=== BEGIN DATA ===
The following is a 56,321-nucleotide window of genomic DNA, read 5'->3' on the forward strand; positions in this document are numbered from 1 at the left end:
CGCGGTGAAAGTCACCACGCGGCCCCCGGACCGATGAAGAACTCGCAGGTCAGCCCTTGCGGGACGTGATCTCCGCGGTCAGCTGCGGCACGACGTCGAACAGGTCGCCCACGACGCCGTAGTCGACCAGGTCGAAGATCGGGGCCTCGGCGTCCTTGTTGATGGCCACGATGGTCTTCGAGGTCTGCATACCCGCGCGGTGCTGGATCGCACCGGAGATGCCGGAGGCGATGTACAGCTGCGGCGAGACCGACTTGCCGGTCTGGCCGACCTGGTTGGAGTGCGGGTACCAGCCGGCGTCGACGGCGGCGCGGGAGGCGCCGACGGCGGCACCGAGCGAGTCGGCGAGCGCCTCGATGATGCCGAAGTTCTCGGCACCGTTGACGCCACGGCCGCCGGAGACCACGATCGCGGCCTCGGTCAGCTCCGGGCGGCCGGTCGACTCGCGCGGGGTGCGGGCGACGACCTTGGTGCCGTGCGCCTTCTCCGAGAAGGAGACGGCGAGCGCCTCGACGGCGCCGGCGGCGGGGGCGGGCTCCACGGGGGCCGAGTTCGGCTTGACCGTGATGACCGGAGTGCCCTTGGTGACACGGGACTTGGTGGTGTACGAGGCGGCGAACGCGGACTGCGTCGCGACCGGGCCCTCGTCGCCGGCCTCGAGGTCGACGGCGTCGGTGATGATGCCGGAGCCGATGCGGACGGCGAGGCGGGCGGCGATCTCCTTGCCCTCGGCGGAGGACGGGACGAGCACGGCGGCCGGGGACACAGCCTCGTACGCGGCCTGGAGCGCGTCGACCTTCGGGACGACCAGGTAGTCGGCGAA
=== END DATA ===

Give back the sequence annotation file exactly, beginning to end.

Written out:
The following is a 56,321-nucleotide window of genomic DNA, read 5'->3' on the forward strand; positions in this document are numbered from 1 at the left end:
CGCGGTGAAAGTCACCACGCGGCCCCCGGACCGATGAAGAACTCGCAGGTCAGCCCTTGCGGGACGTGATCTCCGCGGTCAGCTGCGGCACGACGTCGAACAGGTCGCCCACGACGCCGTAGTCGACCAGGTCGAAGATCGGGGCCTCGGCGTCCTTGTTGATGGCCACGATGGTCTTCGAGGTCTGCATACCCGCGCGGTGCTGGATCGCACCGGAGATGCCGGAGGCGATGTACAGCTGCGGCGAGACCGACTTGCCGGTCTGGCCGACCTGGTTGGAGTGCGGGTACCAGCCGGCGTCGACGGCGGCGCGGGAGGCGCCGACGGCGGCACCGAGCGAGTCGGCGAGCGCCTCGATGATGCCGAAGTTCTCGGCACCGTTGACGCCACGGCCGCCGGAGACCACGATCGCGGCCTCGGTCAGCTCCGGGCGGCCGGTCGACTCGCGCGGGGTGCGGGCGACGACCTTGGTGCCGTGCGCCTTCTCCGAGAAGGAGACGGCGAGCGCCTCGACGGCGCCGGCGGCGGGGGCGGGCTCCACGGGGGCCGAGTTCGGCTTGACCGTGATGACCGGAGTGCCCTTGGTGACACGGGACTTGGTGGTGTACGAGGCGGCGAACGCGGACTGCGTCGCGACCGGGCCCTCGTCGCCGGCCTCGAGGTCGACGGCGTCGGTGATGATGCCGGAGCCGATGCGGACGGCGAGGCGGGCGGCGATCTCCTTGCCCTCGGCGGAGGACGGGACGAGCACGGCGGCCGGGGACACAGCCTCGTACGCGGCCTGGAGCGCGTCGACCTTCGGGACGACCAGGTAGTCGGCGAA